With few options to raise much-needed cash, the carrier faces a daunting winter
Doug Parker, the youthful CEO of US Airways (LCC), is accustomed to living on the edge. A financial whiz who cut his teeth as a fare analyst, Parker was named chief executive of America West Airlines 10 days before the 2001 terrorist attacks. Four years later, Parker merged with the twice-bankrupt US Airways, creating a carrier that has since lost about $1.5 billion—and is on pace to lose an additional $565 million in 2009.
With the specter of swine flu and continued economic troubles looming over air travel, some analysts now question whether US Airways can survive the traditionally lean winter months. "They've leveraged everything they own and don't have many other ways to raise cash," says Robert Herbst, an industry consultant and editor of AirlineFinancials.com.
But sitting in a cramped conference room at his airline's Tempe (Ariz.) headquarters, the remarkably relaxed Parker, 47, brushes aside the doomsayers. "I don't see any more casualties this business cycle," he says. With business bookings picking up, "it feels as though we're climbing out of this."
Still, he's determined to gird the $12.1 billion airline against any further downturn in traffic. A recent increase in luggage fees is expected to generate $400 million in revenue this year. In mid-August, Parker also engineered a creative "slot swap" with Delta Air Lines (DAL), through which US Airways gained the ability for fly 42 more daily flights out of Washington's Reagan National Airport in exchange for giving up many of its slots at New York's LaGuardia Airport, where it has a 4% share of that market.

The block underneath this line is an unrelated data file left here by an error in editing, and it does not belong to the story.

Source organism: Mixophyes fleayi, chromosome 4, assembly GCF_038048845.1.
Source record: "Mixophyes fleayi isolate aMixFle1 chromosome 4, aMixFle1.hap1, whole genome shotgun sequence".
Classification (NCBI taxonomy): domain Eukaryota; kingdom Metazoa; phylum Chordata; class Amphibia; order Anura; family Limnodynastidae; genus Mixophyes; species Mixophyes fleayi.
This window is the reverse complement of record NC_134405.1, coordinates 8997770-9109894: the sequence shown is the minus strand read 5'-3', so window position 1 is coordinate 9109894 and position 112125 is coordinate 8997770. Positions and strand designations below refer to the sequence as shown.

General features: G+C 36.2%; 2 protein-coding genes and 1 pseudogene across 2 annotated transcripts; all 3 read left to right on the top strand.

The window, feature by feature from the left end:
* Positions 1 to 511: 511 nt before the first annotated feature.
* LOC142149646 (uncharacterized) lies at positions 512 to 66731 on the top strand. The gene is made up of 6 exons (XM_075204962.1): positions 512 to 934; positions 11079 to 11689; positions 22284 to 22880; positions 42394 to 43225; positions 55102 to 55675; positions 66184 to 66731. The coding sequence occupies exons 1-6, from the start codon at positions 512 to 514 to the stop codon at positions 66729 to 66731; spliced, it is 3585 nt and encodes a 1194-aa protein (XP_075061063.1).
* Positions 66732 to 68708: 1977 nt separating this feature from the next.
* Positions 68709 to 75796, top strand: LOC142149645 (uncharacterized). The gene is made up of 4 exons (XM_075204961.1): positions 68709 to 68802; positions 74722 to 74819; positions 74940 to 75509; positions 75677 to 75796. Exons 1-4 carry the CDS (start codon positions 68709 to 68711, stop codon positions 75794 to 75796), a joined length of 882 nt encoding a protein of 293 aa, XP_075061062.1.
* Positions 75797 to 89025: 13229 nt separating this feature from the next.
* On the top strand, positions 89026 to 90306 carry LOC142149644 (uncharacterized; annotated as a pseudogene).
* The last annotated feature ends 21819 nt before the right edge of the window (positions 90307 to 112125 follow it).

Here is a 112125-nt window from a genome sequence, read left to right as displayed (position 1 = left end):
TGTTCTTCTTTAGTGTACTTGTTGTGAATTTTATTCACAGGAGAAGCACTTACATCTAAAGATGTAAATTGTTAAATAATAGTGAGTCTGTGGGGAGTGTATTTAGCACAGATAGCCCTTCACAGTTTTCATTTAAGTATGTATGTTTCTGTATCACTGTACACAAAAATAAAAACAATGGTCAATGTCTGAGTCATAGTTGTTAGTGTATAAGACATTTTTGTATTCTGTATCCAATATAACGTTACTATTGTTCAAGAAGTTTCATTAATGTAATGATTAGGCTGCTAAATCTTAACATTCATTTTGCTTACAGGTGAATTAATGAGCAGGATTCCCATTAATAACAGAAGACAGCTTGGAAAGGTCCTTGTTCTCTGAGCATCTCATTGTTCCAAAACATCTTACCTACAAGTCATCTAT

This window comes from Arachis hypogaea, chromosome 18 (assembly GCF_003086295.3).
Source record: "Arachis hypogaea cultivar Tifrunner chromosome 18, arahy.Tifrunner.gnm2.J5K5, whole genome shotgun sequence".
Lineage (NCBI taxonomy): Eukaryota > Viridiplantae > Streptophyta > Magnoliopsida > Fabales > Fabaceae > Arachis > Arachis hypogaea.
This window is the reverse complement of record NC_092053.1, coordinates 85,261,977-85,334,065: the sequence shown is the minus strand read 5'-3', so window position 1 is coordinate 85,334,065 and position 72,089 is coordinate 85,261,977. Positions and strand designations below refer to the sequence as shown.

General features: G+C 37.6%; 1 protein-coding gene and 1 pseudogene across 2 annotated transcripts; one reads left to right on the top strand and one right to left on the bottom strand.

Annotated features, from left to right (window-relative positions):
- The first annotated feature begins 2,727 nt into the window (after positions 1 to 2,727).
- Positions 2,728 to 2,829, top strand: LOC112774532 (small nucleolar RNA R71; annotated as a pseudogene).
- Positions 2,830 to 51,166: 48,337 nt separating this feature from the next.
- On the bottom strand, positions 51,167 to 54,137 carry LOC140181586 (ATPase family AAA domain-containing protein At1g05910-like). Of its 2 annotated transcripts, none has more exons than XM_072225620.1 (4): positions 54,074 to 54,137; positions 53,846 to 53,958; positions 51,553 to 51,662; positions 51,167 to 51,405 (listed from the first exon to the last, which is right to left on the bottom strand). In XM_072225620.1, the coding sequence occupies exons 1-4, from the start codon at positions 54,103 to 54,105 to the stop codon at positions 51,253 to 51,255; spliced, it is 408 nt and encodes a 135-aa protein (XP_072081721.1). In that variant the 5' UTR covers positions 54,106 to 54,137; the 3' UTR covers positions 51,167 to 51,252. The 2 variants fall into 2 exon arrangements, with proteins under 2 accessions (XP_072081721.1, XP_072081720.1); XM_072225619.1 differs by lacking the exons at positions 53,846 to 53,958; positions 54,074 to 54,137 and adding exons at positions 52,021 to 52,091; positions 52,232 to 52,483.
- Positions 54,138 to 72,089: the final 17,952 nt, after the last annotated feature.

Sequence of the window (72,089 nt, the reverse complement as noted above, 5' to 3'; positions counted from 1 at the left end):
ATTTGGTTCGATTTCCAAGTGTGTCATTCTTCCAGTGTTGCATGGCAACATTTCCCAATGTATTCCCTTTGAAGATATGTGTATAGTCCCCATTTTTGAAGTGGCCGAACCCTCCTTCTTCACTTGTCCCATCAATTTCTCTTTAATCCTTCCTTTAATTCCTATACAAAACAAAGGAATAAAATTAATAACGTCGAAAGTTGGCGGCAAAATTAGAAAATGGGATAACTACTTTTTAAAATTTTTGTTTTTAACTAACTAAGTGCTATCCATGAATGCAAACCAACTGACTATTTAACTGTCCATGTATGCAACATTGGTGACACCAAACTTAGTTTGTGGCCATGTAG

There's only so much Parker can do. For one thing, US Airways has the weakest hub network of any traditional carrier. Despite streamlining its operations in Phoenix, Charlotte, and Philadelphia, those cities generate less revenue than hubs for other carriers. And while larger carriers are stockpiling cash for the coming winter—American Airlines (AMR) recently secured $2.9 billion in new financing—US Airways' options are more limited. It's sitting on nearly $1.5 billion in cash, a level Parker believes is sufficient to ride out the winter, but the company's restrictive loan covenants limit his ability to spend the money as he might like.
On Sept. 22, US Airways announced that it would sell 26.3 million new shares to Citigroup. That will raise just a little more than $100 million, but with shares trading below 5, Parker probably couldn't have sold much more without incurring the ire of shareholders. "We certainly don't like diluting our shareholders," he says, "but in times like this, more liquidity is better than less."
How much more Parker can do isn't clear. The airline's chief financial officer, Derek Kerr, estimates that the carrier could raise $150 million more by borrowing against some training centers and repair hangars.
Despite the challenges, a number of industry watchers aren't ready to count out Parker, who is considered one of the best financial minds in the business. "If Doug went to Wall Street to raise capital for a new airline, he'd have $1 billion in commitments before he got to the end of his [PowerPoint] deck," says Robert W. Mann, an airline industry consultant in Port Washington, N.Y. The problem, though, is with the airline he's got. With few resources and a cloudy outlook, Parker may be facing a winter of discontent.